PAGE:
Signs and Symptoms of Myoma
The manifestations of Myoma could be quite tricky. More than two-thirds of affected women have no symptoms. The severity of symptoms will depend on the number, location and size of the mass. Other common symptoms are:
• Pressure from the mass
• Pelvic Pain
• Abnormal Menstrual Bleeding
An enlarged Myoma will produce pressure symptoms similar to an enlarging pregnant uterus. There is an increase in abdominal girth but without change in weight. A Myoma that grows in front of the uterus that presses on the bladder may produce urinary frequency and urgency.
One in three women with Myoma complains of pelvic pain or pressure. It is described as pelvic heaviness or a dull aching sensation that may be secondary to edematous swelling in the Myoma.
Thirty percent of women with Myoma will experience abnormal bleeding. The most common symptom is menorrhagia (or increased menstrual flow), but intermenstrual spotting and disruption of normal pattern are other frequent complaints. Menses are longer in duration and heavier.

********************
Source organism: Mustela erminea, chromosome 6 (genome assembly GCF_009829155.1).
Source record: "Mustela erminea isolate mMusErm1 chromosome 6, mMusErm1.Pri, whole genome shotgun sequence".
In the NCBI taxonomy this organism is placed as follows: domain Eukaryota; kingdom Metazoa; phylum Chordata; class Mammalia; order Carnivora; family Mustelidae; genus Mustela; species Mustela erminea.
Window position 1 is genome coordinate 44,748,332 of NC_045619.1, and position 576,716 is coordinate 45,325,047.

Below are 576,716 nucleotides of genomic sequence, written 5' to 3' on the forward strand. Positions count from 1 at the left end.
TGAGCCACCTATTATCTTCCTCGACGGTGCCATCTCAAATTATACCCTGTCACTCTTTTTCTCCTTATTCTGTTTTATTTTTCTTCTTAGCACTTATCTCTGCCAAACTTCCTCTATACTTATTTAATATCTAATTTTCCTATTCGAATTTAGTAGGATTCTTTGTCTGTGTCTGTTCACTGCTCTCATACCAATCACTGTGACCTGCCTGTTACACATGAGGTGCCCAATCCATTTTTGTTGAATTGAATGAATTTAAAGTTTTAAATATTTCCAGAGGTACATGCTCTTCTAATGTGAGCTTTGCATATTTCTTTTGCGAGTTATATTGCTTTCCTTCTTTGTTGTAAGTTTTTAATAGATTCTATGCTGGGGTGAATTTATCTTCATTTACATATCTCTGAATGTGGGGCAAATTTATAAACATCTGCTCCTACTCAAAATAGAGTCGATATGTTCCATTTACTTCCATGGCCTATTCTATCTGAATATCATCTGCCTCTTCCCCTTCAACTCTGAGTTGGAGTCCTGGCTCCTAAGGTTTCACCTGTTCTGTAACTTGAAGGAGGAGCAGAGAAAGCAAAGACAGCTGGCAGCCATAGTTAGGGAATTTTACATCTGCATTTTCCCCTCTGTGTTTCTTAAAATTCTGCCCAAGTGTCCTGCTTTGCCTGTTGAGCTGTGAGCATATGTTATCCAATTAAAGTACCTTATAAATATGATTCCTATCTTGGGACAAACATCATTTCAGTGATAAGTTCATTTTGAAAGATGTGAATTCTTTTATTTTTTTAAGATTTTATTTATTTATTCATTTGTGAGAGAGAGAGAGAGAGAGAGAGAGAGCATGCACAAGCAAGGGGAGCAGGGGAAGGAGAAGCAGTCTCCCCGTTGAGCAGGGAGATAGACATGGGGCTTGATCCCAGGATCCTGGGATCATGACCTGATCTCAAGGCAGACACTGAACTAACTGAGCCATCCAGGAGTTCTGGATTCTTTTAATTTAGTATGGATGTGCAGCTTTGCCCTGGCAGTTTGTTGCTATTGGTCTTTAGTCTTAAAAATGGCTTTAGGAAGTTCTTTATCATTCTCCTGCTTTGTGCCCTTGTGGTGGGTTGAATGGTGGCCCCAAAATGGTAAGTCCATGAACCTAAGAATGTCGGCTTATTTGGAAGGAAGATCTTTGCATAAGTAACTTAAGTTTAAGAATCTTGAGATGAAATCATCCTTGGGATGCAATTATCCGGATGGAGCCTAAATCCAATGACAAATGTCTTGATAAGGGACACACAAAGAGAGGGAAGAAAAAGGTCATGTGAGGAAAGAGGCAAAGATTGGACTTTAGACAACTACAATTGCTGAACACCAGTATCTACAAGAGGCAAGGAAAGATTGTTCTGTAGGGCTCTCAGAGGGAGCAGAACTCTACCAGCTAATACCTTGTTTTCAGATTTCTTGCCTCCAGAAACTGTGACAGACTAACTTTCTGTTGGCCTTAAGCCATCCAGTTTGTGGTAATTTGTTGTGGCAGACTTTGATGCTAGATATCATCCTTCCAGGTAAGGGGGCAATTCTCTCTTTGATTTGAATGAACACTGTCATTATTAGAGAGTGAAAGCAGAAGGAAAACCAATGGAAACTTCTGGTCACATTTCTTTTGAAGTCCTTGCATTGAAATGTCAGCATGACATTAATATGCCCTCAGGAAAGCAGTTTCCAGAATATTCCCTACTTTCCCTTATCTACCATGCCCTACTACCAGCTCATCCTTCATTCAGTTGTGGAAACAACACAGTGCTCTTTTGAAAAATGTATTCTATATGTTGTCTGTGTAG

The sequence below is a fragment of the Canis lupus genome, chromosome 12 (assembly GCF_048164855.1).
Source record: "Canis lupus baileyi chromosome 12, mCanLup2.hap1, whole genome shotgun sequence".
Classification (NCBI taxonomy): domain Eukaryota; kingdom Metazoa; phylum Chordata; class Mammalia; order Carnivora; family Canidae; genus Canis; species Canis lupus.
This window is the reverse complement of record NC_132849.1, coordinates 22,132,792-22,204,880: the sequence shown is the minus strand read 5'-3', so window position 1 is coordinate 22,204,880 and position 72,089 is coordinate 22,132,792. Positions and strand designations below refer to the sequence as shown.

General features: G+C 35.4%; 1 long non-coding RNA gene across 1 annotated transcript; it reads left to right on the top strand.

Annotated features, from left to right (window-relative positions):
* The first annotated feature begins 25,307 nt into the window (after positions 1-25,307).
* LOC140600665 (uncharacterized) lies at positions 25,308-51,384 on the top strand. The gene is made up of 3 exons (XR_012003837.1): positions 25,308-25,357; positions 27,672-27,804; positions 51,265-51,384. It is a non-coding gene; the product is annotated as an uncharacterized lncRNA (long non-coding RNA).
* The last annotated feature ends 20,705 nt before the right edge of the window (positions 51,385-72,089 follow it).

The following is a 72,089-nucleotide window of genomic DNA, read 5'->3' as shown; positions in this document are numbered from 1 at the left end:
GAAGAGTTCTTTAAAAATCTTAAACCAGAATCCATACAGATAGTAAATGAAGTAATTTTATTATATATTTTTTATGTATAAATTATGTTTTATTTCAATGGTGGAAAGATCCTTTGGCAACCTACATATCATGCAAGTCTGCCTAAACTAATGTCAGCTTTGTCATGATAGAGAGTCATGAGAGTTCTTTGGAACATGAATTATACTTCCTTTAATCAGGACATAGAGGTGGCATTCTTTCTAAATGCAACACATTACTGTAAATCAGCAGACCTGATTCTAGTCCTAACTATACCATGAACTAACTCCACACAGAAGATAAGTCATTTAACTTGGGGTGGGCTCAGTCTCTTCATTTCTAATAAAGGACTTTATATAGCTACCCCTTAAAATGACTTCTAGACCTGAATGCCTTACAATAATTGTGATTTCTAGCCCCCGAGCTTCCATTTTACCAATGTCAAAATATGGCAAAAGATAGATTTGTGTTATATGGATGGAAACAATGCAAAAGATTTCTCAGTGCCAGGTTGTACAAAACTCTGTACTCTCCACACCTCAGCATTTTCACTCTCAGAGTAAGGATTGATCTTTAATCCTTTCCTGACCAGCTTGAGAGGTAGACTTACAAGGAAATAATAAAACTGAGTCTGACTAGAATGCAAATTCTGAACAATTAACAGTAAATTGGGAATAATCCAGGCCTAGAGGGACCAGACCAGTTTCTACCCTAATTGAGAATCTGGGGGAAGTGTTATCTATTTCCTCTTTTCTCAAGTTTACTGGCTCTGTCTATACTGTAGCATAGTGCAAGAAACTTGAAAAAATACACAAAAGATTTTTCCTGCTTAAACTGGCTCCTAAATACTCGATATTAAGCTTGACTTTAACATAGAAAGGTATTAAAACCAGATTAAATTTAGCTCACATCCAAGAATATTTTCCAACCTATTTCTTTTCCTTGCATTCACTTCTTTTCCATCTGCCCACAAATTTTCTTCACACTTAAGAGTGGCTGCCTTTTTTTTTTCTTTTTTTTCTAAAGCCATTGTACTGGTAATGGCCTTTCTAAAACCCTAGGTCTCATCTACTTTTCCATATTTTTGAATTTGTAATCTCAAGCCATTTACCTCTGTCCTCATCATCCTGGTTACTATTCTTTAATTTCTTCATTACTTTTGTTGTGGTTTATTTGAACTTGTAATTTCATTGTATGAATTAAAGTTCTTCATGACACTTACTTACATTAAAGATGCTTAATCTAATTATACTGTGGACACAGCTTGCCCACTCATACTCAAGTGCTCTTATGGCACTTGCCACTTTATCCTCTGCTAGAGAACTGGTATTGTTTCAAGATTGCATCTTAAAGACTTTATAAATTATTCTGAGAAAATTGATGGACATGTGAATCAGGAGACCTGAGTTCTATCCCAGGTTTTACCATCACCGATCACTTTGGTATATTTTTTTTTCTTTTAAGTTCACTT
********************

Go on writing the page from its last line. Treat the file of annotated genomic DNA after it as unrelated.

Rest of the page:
If You Show the Signs
If you are showing signs, it would be best to consult your physician. Clinically, after getting your complete history, your physician could make an initial assessment through physical examination, particularly abdominal and pelvic examination. Upon palpitation, an enlarged, firm, irregular uterus may be felt.
To further validate, a diagnostic pelvic ultrasound may be performed to visualize the uterine mass, including its size, number, and location.
Other radiologic tests such as CT scan and MRI studies are options but not often recommended because they are more expensive, and the data required for diagnosis can almost always be provided by ultrasound.
Myomectomy Vs. Hysterectomy
Fortunately, majority of Myomas are benign. The key is early diagnosis and prompt management.
Management choices should be suitable to the patient’s symptoms and reproductive desires. Small and asymptomatic Myomas could be managed conservatively through observation and monitoring.
To determine the rate of growth, pelvic examination at six-month intervals is performed. Majority of cases will not need any operation, especially those in perimenopausal period, where the condition usually improves with diminishing levels of estrogen.
Cases of abnormal bleeding and Myoma should be investigated for concurrent problems with endometrial hyperplasia. If symptoms do not improve through conservative management, operative therapy may be considered. Two types of surgical management are:
• Myomectomy (removal of Myoma only)
• Hysterectomy (complete removal of the uterus, including the mass)
The choice between myomectomy and hysterectomy is determined by the patient’s age and most importantly, future reproductive plans.
Next: Myoma and Pregnancy — Hit “Next” below.